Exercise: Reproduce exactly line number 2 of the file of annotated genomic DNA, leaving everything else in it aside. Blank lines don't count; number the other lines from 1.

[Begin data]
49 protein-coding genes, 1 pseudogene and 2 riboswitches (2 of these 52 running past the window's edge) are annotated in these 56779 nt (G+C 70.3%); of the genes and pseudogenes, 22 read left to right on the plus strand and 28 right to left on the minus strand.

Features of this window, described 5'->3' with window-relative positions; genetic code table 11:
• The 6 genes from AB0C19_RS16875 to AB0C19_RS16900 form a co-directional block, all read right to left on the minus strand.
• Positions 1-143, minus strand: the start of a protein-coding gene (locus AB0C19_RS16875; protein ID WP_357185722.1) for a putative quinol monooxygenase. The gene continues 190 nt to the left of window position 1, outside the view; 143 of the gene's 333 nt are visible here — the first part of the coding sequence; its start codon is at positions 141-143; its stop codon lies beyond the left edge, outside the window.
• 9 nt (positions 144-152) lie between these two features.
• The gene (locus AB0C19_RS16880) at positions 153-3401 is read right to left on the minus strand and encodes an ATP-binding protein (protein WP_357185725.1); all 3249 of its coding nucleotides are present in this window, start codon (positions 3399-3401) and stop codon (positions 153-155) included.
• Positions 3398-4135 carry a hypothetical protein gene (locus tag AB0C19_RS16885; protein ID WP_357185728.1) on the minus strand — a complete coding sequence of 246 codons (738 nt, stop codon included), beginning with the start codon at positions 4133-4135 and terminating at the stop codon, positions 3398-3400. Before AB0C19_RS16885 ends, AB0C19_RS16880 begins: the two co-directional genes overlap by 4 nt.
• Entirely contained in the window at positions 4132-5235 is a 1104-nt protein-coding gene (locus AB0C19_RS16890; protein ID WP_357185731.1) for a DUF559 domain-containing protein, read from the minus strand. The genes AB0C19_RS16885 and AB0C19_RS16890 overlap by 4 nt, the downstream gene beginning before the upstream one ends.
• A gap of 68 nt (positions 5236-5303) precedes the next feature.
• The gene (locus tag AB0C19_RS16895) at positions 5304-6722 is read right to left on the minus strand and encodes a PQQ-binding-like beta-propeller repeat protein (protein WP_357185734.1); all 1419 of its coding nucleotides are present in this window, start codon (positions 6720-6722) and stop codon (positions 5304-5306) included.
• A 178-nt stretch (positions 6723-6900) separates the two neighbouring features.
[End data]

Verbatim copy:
Features of this window, described 5'->3' with window-relative positions; genetic code table 11: